Who says our foundry industry is not dynamic and progressive?

I am in the fortunate position to be the editor of two magazines that have metal part formation, metal part preparation and metal working as the primary focus of the editorial content. As a result I do get to find out what is happening in the metal manufacturing industry before most, and find out about the new processes and the broad range of machinery, equipment, products and services involved in the metal processing cycle, as well as the processing of metal, ferrous or non-ferrous, into an end product that is used in our everyday lives.

The progress of equipment and related services used by companies in the industry over the last 20 years has been nothing short of phenomenal. However, as one wonders how there can be more improvements and solutions to manufacture components or products faster and more cheaply without losing quality or functionality, innovation takes over and has suppliers and manufacturers scrambling to keep up with the technology.

Two stories in this issue resonate with the fast pace that happens in industry. In our everyday lives we are becoming increasingly reliant on technology both in the work environment and in our private space. Whereas before our cellphone connected us to family and friends where there was no landline infrastructure, smartphones are now keeping us connected in more ways than one. To become a Smart Factory, adopting the latest developments of the Industrial Internet of Things (IIoT), Industry 4.0 and Artificial Intelligence (AI) are going to be key drivers in a company’s culture – those that want to stay ahead of the competition, while also improving the bottom line substantially, simply have to adapt.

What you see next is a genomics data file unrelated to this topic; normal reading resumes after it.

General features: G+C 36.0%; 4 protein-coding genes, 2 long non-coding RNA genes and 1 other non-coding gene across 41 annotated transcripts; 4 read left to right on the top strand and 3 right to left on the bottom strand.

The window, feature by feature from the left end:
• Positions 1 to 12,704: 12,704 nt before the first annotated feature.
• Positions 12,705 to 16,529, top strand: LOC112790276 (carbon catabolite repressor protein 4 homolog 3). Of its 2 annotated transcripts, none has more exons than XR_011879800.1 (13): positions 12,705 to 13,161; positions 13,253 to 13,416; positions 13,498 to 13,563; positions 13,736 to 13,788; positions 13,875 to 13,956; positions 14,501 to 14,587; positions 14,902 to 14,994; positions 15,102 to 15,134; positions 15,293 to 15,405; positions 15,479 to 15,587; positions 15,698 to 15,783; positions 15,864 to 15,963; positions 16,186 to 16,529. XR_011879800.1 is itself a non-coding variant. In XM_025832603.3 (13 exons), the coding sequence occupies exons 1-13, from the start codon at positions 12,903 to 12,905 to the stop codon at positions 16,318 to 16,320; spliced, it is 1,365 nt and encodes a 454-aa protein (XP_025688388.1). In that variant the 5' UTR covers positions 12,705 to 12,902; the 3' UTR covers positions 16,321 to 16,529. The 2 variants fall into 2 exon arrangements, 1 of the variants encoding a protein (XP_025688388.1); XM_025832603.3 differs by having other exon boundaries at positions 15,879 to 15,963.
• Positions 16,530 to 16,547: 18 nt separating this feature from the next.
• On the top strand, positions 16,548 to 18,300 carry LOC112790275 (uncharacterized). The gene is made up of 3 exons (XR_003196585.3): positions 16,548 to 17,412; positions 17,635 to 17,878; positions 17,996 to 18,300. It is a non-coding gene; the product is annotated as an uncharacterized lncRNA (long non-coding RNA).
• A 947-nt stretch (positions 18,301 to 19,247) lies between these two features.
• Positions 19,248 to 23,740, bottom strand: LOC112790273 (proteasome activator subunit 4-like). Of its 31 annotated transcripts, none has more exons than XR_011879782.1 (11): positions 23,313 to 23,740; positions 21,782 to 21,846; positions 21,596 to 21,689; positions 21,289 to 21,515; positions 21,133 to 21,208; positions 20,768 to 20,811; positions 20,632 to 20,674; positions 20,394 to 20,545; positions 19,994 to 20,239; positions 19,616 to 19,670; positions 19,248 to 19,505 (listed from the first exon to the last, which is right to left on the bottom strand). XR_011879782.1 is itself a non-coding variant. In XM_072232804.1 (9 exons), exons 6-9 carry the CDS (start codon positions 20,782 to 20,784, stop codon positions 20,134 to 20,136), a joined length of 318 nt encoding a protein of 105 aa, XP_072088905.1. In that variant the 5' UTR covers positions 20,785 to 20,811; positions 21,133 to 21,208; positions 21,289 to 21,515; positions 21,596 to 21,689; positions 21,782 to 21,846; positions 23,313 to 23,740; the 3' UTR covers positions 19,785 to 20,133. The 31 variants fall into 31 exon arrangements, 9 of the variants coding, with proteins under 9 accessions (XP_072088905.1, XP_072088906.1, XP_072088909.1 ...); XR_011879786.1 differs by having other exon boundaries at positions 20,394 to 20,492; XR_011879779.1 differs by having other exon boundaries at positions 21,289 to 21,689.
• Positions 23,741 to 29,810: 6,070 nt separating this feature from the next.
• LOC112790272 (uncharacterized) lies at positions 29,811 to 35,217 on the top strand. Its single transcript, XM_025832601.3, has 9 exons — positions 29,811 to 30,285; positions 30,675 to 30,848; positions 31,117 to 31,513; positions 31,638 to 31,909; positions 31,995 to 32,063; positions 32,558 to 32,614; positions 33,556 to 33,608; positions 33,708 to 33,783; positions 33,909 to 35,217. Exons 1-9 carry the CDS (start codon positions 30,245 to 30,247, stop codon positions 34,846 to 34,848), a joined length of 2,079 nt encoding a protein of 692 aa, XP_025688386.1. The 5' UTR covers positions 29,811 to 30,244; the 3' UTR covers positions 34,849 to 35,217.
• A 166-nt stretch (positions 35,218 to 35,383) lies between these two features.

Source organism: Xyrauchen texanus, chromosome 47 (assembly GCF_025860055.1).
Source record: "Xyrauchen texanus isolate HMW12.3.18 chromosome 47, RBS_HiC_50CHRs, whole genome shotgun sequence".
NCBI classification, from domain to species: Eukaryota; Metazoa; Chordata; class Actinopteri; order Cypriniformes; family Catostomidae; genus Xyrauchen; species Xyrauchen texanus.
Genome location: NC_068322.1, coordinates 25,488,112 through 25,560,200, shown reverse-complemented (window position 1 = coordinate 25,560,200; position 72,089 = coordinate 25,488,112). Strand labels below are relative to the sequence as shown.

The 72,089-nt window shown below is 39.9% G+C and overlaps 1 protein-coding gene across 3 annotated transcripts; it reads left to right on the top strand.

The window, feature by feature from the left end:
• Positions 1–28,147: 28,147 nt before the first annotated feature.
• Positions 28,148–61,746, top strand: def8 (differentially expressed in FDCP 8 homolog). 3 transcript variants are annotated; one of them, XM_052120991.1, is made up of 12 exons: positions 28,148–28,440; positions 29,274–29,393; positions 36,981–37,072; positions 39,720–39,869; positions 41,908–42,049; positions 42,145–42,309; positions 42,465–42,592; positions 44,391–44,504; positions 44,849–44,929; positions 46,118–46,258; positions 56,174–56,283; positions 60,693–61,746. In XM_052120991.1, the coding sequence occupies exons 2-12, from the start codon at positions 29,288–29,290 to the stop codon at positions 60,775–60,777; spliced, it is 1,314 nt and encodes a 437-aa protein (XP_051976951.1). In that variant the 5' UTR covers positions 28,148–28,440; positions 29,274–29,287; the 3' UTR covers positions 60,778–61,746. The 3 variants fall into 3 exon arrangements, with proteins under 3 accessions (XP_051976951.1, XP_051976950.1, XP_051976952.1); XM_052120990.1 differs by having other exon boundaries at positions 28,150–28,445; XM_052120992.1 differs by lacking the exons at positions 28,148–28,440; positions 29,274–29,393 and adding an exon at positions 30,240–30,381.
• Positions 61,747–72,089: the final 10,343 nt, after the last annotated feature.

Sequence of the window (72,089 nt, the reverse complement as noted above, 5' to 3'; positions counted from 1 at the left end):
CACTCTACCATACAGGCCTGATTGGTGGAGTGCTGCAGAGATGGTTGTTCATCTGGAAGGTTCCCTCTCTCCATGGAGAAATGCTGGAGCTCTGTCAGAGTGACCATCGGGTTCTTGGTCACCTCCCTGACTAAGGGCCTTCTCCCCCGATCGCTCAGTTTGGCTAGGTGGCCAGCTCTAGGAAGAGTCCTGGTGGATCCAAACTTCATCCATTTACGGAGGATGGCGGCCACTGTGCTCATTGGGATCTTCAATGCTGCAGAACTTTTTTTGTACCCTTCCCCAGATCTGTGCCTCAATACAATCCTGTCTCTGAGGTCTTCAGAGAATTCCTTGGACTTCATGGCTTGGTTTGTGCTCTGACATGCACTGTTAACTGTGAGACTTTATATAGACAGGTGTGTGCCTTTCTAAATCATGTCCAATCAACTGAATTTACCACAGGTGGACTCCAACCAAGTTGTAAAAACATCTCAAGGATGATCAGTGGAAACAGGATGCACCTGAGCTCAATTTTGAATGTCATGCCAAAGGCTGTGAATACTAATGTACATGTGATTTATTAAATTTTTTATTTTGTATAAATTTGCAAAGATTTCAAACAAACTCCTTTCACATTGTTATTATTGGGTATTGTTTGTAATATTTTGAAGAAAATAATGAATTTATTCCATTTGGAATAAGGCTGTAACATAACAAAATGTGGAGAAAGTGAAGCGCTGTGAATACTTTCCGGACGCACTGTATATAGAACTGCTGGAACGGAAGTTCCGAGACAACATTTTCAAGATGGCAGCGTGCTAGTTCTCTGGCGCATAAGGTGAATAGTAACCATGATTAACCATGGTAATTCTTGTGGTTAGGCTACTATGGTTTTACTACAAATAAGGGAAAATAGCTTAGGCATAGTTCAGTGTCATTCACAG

Just a couple of issues back I reported how Atlantis Foundries – one of the biggest foundries in South Africa – had adopted the new technology and incorporated it into the company’s manufacturing processes. Now in this issue I can report how Pressure Die Castings implemented the system across all aspects of the company. The biggest challenge for these companies is to build the skills so that they can survive the ‘fourth Industrial Revolution’, as early adopters.

While researching the articles I found that there is very little reported about other foundries moving forward with this wave of new technology that is sweeping across all kinds of businesses. So kudos to these two South African foundries for thinking progressively and showing the rest of the world that we are not a ‘third world country’ in our approach and mindset.

However, our foundry industry cannot be described as dynamic and progressive just because a couple of foundries are being participative in the new technology. Gathering the information for this issue revealed that there is plenty happening in the industry. The cover story reveals how equipment manufacturer Endeco Omega have been extremely busy in supplying existing and new foundries with equipment. In another story High Duty Castings discloses how successful they have been in recent years. They have been able to do this because of innovative thinking in coming up with production methods and processes that will not be found in any other foundry in the world. Reports are also emanating from the other local equipment manufacturer – Lauds Foundry Machinery – that they are also busy.

I have not done official interviews nor has there been an official press release sent out by the company so I cannot put the stories in the magazine yet, but I am reliably informed that the Scaw Metals Group has been broken up into three entities and are negotiating for these to be sold off as three separately focused businesses – cast products, grinding media (ball plant) and the rolled and wire products. It is interesting to note that for a long time Scaw were the only company manufacturing grinding media in South Africa. They have now been joined by Autocast Mining, which is part of the investment holding group IEP and has been since 2014, Yellow Star Manufacturing and Naledi Foundry. There is also a strong possibility that a foundry that closed down recently will be reopened to manufacture balls/grinding media.

I have also come across a number of other interesting stories in our industry. Once I have concrete facts I will publish them.